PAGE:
Citation: Journal of the Atmospheric Sciences 64, 9; 10.1175/JAS4029.1

Same as in Fig. 6, except for WWBs triggered in a purely stochastic way.

Citation: Journal of the Atmospheric Sciences 64, 9; 10.1175/JAS4029.1

Same as in Fig. 6, except for WWBs triggered in a purely stochastic way.

Citation: Journal of the Atmospheric Sciences 64, 9; 10.1175/JAS4029.1

Same as in Fig. 6 and Fig. 7, except for WWBs triggered in a semistochastic way.

Citation: Journal of the Atmospheric Sciences 64, 9; 10.1175/JAS4029.1

Same as in Fig. 6 and Fig. 7, except for WWBs triggered in a semistochastic way.

Citation: Journal of the Atmospheric Sciences 64, 9; 10.1175/JAS4029.1

Same as in Fig. 6 and Fig. 7, except for WWBs triggered in a semistochastic way.

Citation: Journal of the Atmospheric Sciences 64, 9; 10.1175/JAS4029.1

A composite warm episode in the semistochastic model simulation. (top left) Composite Niño-3.4 index derived from (top right) three individual warm episodes. (middle left) Time–longitude plot of SST and (middle right) total zonal wind stress. (bottom) Same as in (middle), but for (left) SST anomaly relative to the seasonal climatology, and (right) the zonal wind stress simulated from the linear statistical model and the WWB model. The contour intervals are: 1°C for SST, 0.01 N m^{−2} for total zonal wind stress, 0.25°C for SST anomaly, and 0.005 N m^{−2} for zonal wind stress anomaly.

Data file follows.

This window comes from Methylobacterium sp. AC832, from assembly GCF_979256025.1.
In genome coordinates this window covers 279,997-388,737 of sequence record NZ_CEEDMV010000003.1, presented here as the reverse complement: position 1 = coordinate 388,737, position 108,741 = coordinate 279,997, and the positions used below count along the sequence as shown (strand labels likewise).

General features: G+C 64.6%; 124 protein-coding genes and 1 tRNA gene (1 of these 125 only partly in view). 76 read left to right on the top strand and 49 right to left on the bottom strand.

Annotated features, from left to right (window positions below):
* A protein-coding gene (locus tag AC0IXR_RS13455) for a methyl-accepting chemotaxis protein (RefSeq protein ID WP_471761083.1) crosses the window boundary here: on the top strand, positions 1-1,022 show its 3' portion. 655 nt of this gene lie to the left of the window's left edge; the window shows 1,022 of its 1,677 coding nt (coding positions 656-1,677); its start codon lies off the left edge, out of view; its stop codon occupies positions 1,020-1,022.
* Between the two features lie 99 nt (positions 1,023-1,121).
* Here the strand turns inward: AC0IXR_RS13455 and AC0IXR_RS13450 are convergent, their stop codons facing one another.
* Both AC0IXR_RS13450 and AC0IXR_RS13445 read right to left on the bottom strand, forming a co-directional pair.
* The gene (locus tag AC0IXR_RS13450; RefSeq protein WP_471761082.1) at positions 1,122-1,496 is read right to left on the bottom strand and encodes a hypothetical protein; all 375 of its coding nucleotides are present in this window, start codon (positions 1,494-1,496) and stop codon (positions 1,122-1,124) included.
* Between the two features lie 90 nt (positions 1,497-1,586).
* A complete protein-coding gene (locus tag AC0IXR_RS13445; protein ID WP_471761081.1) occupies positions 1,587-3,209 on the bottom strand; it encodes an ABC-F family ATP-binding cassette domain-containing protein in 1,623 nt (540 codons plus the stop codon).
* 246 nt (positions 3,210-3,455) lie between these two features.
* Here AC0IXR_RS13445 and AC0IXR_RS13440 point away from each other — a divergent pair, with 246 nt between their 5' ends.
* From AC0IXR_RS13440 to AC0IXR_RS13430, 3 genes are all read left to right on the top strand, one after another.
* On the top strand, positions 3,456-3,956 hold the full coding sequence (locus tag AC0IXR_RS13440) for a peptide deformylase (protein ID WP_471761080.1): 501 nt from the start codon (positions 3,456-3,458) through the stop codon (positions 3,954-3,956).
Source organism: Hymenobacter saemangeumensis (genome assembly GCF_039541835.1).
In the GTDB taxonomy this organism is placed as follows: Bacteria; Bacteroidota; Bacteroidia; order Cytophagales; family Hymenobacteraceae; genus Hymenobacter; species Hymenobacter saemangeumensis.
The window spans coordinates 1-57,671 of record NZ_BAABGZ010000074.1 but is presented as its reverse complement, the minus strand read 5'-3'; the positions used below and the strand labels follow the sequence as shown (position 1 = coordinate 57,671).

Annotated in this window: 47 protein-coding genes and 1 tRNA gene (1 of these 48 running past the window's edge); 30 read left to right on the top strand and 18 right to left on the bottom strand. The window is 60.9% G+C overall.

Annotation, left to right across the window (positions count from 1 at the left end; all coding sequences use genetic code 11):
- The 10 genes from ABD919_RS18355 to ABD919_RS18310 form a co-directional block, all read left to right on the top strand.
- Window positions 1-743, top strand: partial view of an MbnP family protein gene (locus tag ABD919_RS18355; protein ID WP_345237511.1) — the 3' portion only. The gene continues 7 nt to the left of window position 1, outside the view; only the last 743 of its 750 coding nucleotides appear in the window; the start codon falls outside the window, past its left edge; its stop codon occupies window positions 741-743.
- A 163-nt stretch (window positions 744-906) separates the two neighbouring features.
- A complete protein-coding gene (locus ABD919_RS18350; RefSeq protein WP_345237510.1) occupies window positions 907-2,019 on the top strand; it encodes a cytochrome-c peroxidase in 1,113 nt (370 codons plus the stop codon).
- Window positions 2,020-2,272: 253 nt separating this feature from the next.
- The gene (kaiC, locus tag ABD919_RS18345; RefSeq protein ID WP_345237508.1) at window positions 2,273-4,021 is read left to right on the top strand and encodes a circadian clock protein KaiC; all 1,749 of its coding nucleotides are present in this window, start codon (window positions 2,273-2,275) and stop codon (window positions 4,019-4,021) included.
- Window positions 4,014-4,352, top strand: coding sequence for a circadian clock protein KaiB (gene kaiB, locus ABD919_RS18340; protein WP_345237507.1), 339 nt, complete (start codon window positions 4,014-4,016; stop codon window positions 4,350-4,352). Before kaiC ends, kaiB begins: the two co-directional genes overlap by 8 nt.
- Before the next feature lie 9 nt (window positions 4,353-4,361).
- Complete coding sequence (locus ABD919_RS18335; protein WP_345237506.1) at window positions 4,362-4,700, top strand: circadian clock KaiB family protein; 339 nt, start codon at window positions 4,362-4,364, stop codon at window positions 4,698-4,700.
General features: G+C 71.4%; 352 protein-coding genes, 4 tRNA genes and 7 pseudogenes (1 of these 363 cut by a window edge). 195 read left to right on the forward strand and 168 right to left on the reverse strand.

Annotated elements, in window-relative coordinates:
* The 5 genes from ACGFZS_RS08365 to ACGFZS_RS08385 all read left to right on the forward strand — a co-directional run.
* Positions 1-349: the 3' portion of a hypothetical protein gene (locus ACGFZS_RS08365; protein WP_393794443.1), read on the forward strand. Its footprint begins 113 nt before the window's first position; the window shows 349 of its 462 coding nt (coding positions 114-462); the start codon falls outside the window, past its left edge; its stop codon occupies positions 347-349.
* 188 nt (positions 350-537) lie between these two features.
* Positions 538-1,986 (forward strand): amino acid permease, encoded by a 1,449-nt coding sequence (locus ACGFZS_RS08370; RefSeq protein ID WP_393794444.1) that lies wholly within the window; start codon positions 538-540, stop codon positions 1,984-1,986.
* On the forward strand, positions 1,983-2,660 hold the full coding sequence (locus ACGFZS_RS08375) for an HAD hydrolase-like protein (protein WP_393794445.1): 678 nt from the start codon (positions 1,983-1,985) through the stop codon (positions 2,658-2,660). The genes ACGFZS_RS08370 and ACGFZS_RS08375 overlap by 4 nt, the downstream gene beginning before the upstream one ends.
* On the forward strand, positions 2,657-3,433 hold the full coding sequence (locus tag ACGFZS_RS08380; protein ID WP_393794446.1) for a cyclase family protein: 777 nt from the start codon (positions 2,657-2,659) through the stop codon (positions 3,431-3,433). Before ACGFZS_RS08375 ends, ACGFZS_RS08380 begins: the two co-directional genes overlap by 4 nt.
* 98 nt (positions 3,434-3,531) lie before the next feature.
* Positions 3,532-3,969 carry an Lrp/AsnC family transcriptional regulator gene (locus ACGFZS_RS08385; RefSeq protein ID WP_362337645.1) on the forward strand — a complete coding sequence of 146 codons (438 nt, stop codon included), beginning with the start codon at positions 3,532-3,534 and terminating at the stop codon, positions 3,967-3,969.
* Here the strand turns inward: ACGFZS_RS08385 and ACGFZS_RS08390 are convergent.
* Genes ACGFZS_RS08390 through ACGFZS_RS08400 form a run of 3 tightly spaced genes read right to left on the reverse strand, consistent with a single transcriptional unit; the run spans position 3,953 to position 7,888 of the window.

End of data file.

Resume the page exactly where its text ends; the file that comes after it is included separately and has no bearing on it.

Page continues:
Citation: Journal of the Atmospheric Sciences 64, 9; 10.1175/JAS4029.1

A composite warm episode in the semistochastic model simulation. (top left) Composite Niño-3.4 index derived from (top right) three individual warm episodes. (middle left) Time–longitude plot of SST and (middle right) total zonal wind stress. (bottom) Same as in (middle), but for (left) SST anomaly relative to the seasonal climatology, and (right) the zonal wind stress simulated from the linear statistical model and the WWB model. The contour intervals are: 1°C for SST, 0.01 N m^{−2} for total zonal wind stress, 0.25°C for SST anomaly, and 0.005 N m^{−2} for zonal wind stress anomaly.

Citation: Journal of the Atmospheric Sciences 64, 9; 10.1175/JAS4029.1

A composite warm episode in the semistochastic model simulation. (top left) Composite Niño-3.4 index derived from (top right) three individual warm episodes. (middle left) Time–longitude plot of SST and (middle right) total zonal wind stress. (bottom) Same as in (middle), but for (left) SST anomaly relative to the seasonal climatology, and (right) the zonal wind stress simulated from the linear statistical model and the WWB model. The contour intervals are: 1°C for SST, 0.01 N m^{−2} for total zonal wind stress, 0.25°C for SST anomaly, and 0.005 N m^{−2} for zonal wind stress anomaly.

Citation: Journal of the Atmospheric Sciences 64, 9; 10.1175/JAS4029.1